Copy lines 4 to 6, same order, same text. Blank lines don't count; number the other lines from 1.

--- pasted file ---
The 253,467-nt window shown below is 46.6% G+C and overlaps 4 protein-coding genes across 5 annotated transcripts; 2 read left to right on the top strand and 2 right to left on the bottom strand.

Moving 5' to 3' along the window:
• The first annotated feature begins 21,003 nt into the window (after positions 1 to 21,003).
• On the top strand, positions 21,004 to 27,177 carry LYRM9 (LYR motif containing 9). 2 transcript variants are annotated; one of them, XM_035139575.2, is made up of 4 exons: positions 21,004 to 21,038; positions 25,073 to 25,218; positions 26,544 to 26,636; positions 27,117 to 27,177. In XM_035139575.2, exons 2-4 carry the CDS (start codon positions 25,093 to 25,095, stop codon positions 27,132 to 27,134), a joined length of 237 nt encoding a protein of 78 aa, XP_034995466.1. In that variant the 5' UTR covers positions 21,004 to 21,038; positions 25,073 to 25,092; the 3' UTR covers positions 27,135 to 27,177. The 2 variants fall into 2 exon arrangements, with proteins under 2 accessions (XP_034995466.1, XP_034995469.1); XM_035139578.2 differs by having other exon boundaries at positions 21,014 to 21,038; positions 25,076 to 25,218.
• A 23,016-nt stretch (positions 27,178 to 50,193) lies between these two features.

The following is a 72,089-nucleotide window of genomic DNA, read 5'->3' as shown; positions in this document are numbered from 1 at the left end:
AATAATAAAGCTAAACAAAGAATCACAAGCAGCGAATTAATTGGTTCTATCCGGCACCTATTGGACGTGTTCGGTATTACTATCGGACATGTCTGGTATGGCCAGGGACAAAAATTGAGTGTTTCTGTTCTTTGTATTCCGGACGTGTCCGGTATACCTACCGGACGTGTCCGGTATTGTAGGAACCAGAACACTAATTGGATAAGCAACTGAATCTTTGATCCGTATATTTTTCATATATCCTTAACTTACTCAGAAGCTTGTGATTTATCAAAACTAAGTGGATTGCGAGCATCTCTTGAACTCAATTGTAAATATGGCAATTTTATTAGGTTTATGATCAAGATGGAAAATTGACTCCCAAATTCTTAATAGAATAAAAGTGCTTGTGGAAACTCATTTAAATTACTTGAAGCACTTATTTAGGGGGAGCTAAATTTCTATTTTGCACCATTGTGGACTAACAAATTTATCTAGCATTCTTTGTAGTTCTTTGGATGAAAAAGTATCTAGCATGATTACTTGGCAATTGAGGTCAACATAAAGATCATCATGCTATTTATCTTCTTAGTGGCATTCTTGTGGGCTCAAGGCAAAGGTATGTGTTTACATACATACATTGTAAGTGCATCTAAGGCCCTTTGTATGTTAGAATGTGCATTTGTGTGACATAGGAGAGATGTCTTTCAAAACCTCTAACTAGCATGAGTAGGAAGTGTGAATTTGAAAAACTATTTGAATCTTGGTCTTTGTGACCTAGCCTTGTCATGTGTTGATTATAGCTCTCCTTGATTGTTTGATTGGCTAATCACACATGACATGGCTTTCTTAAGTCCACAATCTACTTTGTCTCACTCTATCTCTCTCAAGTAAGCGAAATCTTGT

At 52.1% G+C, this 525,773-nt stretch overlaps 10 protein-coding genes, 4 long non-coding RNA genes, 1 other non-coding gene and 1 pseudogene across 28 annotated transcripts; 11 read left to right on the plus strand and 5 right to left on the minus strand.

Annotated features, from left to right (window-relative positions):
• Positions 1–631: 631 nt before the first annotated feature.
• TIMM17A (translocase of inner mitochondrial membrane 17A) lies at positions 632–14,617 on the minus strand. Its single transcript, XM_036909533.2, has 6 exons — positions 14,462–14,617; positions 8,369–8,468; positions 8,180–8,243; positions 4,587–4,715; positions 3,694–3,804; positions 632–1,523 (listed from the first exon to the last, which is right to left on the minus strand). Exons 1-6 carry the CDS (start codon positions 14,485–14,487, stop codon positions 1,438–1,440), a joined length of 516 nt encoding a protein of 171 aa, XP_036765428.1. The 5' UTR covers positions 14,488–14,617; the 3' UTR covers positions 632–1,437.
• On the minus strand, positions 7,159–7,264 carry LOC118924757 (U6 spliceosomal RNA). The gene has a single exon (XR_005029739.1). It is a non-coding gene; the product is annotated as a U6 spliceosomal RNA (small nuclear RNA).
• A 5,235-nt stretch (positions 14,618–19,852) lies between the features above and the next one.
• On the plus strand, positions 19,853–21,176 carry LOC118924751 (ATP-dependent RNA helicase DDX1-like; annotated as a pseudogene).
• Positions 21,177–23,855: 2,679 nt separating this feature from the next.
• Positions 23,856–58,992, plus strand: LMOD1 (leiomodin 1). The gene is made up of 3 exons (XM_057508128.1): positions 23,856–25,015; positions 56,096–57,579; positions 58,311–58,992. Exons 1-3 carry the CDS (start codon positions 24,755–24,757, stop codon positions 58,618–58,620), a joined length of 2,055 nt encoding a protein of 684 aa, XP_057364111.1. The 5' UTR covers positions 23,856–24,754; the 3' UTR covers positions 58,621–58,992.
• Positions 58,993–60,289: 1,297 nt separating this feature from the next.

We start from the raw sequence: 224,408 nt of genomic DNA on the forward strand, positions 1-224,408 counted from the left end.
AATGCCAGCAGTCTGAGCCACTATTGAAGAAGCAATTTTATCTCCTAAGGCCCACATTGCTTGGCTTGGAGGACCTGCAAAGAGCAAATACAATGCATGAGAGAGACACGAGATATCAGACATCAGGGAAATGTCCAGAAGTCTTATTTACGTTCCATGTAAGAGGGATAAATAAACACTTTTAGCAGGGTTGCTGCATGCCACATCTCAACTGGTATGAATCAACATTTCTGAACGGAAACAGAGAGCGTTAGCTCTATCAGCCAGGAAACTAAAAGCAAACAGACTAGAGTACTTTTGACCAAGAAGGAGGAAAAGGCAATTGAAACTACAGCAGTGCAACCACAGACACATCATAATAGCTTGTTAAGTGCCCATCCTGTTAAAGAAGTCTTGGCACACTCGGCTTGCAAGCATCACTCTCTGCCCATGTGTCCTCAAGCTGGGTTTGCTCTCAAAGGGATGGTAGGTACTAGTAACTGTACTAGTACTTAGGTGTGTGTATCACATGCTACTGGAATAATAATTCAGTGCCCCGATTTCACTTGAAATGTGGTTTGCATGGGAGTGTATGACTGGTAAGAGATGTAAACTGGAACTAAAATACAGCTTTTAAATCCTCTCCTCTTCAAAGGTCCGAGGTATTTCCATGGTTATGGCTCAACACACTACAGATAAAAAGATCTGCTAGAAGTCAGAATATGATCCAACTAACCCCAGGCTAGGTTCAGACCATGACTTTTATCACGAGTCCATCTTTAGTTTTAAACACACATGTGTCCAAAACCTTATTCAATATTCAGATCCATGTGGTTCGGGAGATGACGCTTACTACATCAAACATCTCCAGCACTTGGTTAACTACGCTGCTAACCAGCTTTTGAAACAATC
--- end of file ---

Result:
• On the top strand, positions 21,004 to 27,177 carry LYRM9 (LYR motif containing 9). 2 transcript variants are annotated; one of them, XM_035139575.2, is made up of 4 exons: positions 21,004 to 21,038; positions 25,073 to 25,218; positions 26,544 to 26,636; positions 27,117 to 27,177. In XM_035139575.2, exons 2-4 carry the CDS (start codon positions 25,093 to 25,095, stop codon positions 27,132 to 27,134), a joined length of 237 nt encoding a protein of 78 aa, XP_034995466.1. In that variant the 5' UTR covers positions 21,004 to 21,038; positions 25,073 to 25,092; the 3' UTR covers positions 27,135 to 27,177. The 2 variants fall into 2 exon arrangements, with proteins under 2 accessions (XP_034995466.1, XP_034995469.1); XM_035139578.2 differs by having other exon boundaries at positions 21,014 to 21,038; positions 25,076 to 25,218.
• A 23,016-nt stretch (positions 27,178 to 50,193) lies between these two features.

The following is a 72,089-nucleotide window of genomic DNA, read 5'->3' as shown; positions in this document are numbered from 1 at the left end: